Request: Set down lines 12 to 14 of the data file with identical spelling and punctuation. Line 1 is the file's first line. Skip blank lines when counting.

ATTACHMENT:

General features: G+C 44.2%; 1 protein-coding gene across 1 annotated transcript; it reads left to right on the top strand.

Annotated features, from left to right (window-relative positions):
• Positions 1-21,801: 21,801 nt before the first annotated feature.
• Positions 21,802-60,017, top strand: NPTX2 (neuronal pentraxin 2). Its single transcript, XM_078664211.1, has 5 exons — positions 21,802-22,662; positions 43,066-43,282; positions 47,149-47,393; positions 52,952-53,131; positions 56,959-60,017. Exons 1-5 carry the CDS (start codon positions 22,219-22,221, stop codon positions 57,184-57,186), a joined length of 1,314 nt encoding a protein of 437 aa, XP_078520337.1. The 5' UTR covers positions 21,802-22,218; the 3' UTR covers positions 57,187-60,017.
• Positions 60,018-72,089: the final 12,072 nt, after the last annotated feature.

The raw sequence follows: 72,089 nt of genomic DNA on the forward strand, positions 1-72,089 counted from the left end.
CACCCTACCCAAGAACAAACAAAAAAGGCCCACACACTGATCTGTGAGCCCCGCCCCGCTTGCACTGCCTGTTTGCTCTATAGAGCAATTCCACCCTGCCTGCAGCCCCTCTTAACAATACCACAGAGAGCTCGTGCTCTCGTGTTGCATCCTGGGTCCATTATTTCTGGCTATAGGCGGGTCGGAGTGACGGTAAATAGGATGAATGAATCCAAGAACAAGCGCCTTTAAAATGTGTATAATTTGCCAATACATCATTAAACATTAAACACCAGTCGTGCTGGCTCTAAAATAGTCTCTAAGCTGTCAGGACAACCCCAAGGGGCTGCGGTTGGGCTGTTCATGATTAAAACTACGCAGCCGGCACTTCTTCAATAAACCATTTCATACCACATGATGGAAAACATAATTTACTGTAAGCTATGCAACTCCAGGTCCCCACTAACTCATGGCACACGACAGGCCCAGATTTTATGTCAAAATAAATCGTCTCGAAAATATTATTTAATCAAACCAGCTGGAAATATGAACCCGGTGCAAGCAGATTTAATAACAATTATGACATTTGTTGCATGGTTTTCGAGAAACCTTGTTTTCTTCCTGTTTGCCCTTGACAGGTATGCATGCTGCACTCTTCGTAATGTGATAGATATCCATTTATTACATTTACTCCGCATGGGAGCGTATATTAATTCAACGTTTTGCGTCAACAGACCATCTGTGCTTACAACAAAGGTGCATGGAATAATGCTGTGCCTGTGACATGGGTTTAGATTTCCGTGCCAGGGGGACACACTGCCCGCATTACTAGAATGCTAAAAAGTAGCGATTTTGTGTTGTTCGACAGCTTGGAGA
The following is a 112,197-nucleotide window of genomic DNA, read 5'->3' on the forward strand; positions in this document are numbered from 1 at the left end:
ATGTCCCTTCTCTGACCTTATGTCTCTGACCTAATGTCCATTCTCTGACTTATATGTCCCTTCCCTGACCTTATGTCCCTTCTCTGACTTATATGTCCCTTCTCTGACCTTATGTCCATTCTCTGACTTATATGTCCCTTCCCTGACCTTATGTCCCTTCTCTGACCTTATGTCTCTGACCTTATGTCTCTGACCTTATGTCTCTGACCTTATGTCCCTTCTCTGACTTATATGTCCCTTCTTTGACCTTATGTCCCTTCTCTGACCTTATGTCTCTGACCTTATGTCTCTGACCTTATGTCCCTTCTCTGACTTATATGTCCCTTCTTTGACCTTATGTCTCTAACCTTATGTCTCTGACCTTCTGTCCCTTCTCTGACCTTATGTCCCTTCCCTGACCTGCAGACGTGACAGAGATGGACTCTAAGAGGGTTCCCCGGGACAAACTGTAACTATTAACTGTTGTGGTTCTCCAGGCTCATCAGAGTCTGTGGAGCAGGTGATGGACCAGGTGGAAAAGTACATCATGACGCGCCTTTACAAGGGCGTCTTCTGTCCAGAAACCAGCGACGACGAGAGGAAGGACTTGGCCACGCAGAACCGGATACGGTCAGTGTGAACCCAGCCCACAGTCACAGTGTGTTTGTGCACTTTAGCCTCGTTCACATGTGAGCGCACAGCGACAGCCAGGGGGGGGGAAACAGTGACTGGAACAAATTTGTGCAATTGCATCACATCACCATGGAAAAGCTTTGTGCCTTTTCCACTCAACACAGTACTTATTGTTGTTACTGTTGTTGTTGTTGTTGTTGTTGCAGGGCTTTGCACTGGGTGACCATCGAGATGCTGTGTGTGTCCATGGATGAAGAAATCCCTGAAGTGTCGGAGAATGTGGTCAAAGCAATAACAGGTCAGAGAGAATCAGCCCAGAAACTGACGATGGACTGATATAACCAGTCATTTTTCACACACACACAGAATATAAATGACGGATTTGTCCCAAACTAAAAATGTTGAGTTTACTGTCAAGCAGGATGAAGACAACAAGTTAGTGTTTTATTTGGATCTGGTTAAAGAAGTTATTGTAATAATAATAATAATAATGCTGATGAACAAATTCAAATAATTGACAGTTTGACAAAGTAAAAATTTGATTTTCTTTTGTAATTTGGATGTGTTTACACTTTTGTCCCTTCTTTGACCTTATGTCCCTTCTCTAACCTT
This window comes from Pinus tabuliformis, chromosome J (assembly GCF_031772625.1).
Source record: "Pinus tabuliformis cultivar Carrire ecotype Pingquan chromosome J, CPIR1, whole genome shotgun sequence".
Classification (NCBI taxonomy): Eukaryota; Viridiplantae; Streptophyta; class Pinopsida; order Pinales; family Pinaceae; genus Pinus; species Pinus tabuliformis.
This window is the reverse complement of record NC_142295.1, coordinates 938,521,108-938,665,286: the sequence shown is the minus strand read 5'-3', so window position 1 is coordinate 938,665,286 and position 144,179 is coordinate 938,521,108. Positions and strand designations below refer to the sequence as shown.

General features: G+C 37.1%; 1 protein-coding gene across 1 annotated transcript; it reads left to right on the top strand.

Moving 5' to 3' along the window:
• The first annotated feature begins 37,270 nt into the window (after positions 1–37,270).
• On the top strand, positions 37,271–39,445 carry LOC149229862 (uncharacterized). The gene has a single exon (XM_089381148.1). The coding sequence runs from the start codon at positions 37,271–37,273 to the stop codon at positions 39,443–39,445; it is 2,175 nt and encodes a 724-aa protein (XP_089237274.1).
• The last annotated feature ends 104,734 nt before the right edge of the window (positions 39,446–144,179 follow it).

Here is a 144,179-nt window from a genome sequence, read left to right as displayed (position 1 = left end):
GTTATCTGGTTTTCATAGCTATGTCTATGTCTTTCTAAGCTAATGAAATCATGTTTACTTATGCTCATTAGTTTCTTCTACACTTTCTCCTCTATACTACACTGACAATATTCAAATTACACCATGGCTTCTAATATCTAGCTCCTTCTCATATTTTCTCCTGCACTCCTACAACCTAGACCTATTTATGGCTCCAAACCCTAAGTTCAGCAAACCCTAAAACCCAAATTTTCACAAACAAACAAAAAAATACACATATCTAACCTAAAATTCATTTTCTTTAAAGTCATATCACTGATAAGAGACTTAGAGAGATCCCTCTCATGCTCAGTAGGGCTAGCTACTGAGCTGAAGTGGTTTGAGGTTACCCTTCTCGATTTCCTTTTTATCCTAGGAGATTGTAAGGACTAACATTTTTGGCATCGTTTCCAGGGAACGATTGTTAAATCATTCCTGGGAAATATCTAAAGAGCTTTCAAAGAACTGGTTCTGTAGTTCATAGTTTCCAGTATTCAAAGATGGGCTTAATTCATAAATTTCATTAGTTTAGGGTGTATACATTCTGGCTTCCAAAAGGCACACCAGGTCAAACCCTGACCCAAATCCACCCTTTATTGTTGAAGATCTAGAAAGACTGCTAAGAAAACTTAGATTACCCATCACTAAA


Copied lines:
Classification (NCBI taxonomy): Eukaryota; Viridiplantae; Streptophyta; class Pinopsida; order Pinales; family Pinaceae; genus Pinus; species Pinus tabuliformis.
This window is the reverse complement of record NC_142295.1, coordinates 938,521,108-938,665,286: the sequence shown is the minus strand read 5'-3', so window position 1 is coordinate 938,665,286 and position 144,179 is coordinate 938,521,108. Positions and strand designations below refer to the sequence as shown.

General features: G+C 37.1%; 1 protein-coding gene across 1 annotated transcript; it reads left to right on the top strand.